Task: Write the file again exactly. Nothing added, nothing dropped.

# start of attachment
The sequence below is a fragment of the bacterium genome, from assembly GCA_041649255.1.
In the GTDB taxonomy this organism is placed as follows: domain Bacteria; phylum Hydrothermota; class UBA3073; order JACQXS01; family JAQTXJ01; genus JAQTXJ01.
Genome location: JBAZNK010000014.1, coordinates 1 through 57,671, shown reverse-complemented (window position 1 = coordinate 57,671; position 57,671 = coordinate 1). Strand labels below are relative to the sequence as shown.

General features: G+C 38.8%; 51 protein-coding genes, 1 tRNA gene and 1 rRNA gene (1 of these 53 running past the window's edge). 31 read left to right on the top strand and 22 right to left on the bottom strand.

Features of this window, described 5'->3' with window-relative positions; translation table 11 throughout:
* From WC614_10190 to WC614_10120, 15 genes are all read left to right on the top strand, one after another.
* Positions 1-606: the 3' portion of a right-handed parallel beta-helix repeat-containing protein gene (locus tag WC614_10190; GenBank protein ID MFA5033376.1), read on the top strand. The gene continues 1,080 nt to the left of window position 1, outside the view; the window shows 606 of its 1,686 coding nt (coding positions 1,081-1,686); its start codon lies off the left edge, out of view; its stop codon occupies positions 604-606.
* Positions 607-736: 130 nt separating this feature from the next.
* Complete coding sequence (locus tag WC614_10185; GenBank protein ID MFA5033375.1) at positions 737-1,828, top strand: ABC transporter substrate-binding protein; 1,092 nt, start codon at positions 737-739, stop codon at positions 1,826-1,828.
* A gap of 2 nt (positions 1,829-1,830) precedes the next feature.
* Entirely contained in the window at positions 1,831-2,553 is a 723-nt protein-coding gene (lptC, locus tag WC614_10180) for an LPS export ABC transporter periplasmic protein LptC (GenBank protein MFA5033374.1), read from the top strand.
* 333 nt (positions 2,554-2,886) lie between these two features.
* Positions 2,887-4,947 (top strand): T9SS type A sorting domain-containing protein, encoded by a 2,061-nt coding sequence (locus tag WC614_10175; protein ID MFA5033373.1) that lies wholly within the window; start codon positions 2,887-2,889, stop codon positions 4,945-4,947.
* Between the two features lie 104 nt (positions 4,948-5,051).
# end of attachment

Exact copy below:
The sequence below is a fragment of the bacterium genome, from assembly GCA_041649255.1.
In the GTDB taxonomy this organism is placed as follows: domain Bacteria; phylum Hydrothermota; class UBA3073; order JACQXS01; family JAQTXJ01; genus JAQTXJ01.
Genome location: JBAZNK010000014.1, coordinates 1 through 57,671, shown reverse-complemented (window position 1 = coordinate 57,671; position 57,671 = coordinate 1). Strand labels below are relative to the sequence as shown.

General features: G+C 38.8%; 51 protein-coding genes, 1 tRNA gene and 1 rRNA gene (1 of these 53 running past the window's edge). 31 read left to right on the top strand and 22 right to left on the bottom strand.

Features of this window, described 5'->3' with window-relative positions; translation table 11 throughout:
* From WC614_10190 to WC614_10120, 15 genes are all read left to right on the top strand, one after another.
* Positions 1-606: the 3' portion of a right-handed parallel beta-helix repeat-containing protein gene (locus tag WC614_10190; GenBank protein ID MFA5033376.1), read on the top strand. The gene continues 1,080 nt to the left of window position 1, outside the view; the window shows 606 of its 1,686 coding nt (coding positions 1,081-1,686); its start codon lies off the left edge, out of view; its stop codon occupies positions 604-606.
* Positions 607-736: 130 nt separating this feature from the next.
* Complete coding sequence (locus tag WC614_10185; GenBank protein ID MFA5033375.1) at positions 737-1,828, top strand: ABC transporter substrate-binding protein; 1,092 nt, start codon at positions 737-739, stop codon at positions 1,826-1,828.
* A gap of 2 nt (positions 1,829-1,830) precedes the next feature.
* Entirely contained in the window at positions 1,831-2,553 is a 723-nt protein-coding gene (lptC, locus tag WC614_10180) for an LPS export ABC transporter periplasmic protein LptC (GenBank protein MFA5033374.1), read from the top strand.
* 333 nt (positions 2,554-2,886) lie between these two features.
* Positions 2,887-4,947 (top strand): T9SS type A sorting domain-containing protein, encoded by a 2,061-nt coding sequence (locus tag WC614_10175; protein ID MFA5033373.1) that lies wholly within the window; start codon positions 2,887-2,889, stop codon positions 4,945-4,947.
* Between the two features lie 104 nt (positions 4,948-5,051).